The U.S government is meeting all the necessary costs for the stay of Afghan evacuees already in Uganda and those yet to arrive, according to government of Uganda.
Uganda on Wednesday received the 51 Afghan evacuees who are part of the 2,000 the country intends to temporarily host as requested by the United States of America.
Many Ugandans have since the announcement of Uganda’s readiness to host the fleeing evacuees from Afghanistan, questioned where their facilitation and upkeep would come from.
But on Thursday while addressing journalists at the Foreign Affairs Ministry, the Minister of State in Charge of Regional Affairs, John Mulimba said all the costs are met by the U.S government.
“We were asked by the U.S government to host these evacuees who are only here temporarily such that arrangements are made for them to proceed to the final destination. We are hosting them here on behalf of the U.S government for purposes of screening them. Uganda is not responsible for the bills, government of the U.S is footing all of them,” Mulimba said.
The Minister had earlier on Wednesday reiterated the same in Parliament when he said that: “The evacuees will remain in Uganda while they are processed by the US Embassy, for their onward journey. It is worth noting that these are not refugees. The processing may take a few weeks or month.”
During his address today, Mulimba also dismissed claims that only Uganda had allowed in Afghan evacuees, saying 60 countries globally expressed readiness to the effect.
“When this call was made, 60-member countries of the United Nations agreed to the cause of hosting evacuees from Afghanistan, Uganda is one of them. So it is not true that it is only Uganda which was chosen, because we expect more that one million people to leave Afghanistan and not all of them are coming to Uganda,” says Mulimba.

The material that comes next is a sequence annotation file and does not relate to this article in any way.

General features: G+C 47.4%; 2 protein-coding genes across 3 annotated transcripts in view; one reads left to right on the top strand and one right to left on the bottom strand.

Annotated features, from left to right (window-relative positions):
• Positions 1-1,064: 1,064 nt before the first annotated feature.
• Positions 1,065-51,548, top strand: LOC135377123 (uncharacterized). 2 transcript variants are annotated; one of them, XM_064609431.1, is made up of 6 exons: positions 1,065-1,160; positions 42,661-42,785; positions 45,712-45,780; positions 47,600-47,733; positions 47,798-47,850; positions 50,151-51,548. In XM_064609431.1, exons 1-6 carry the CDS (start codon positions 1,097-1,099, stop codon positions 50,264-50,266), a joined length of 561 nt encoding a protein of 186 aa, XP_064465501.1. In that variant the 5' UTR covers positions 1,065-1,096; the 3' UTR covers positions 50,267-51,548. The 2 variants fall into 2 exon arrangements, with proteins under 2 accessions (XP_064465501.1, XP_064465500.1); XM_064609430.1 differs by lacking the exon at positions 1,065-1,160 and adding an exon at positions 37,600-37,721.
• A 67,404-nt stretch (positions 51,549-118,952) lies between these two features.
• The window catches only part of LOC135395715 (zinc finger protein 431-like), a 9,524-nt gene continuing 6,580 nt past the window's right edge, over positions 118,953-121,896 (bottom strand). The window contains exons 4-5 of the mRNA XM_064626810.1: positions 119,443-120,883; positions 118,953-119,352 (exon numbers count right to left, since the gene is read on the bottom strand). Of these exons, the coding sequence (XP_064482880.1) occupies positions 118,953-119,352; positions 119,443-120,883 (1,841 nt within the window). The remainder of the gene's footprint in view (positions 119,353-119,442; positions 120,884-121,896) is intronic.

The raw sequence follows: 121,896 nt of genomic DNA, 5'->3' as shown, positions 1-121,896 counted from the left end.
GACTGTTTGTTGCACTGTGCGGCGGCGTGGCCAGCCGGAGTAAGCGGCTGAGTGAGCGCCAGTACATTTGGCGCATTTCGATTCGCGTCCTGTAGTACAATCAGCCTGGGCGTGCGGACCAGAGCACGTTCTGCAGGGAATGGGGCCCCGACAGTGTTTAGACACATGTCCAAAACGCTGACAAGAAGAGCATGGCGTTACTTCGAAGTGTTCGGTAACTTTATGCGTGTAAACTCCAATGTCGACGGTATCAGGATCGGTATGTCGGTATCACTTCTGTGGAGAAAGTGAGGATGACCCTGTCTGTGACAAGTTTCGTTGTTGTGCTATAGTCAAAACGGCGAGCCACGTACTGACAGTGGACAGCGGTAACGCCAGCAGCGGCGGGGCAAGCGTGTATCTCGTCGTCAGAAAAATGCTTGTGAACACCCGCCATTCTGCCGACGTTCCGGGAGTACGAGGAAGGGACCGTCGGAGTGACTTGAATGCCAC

On how Uganda intends to benefit from hosting the evacuees, the Minister said Uganda is only acting on humanitarian grounds and expects no benefits in return.
“Hosting a person who is fleeing from his or her country for purposes of asylum is a humanitarian issue. When you are acting on humanitarian grounds, you don’t expect a benefit. If I make an alarm that someone has attacked me, do you first ask what I am going to give you before extending help? If yes, then that is not humanitarian,” Mulimba noted.
“On humanitarian grounds, all of us who are signatories to the United Nations Convention on refugees and persons who are stateless of 1951, are obliged to give home to the homeless and those looking for asylum. And so, Uganda acted in accordance with that protocol,” he added.
Asked when the next and second batch of Afghan evacuees will arrive in the country, Mulimba said: “We can not confirm, we shall keep expecting. We can’t confirm the time but any time they will be here. You know very well that this is a very volatile situation and some of them are coming aboard chartered planes and others using U.S provided planes but the nation will be kept up to speed as events unfold.”
Uganda currently hosts 1,498,442 refugees and asylum seekers mostly from South Sudan, DR Congo, Burundi, Somalia and Rwanda.
The country’s open door policy for refugees is hailed by the United Nations (UN) as the most progressive in the world.
Ugandans Stranded in Afghanistan
The Minister also commented on calls by different individuals to government to as well swiftly evacuate Ugandan nationals said to be stranded in Afghanistan.
He said as of Thursday, Government of Uganda was aware of only 17 Ugandans who had officially travelled to and working in Afghanistan. He however said that the number of Ugandans could be higher given the possibility of others who might have traveled there illegally.
“Government can only know those who travelled officially and they are 17 – ten working with the British High Commission agencies and seven working with the Americans,” said Mulimba.
He explained that the 10 Ugandan nationals working with the British had been evacuated by the the British government and were already in London undergoing the quarantine requirements but five of those working with the Americans objected to being evacuated on grounds that they were safe.
Attempts by the remaining two to access Kabul airport failed, the reason they were not onboard with the Afghan evacuees who came to Uganda. He however said that arrangements are ongoing to evacuate them.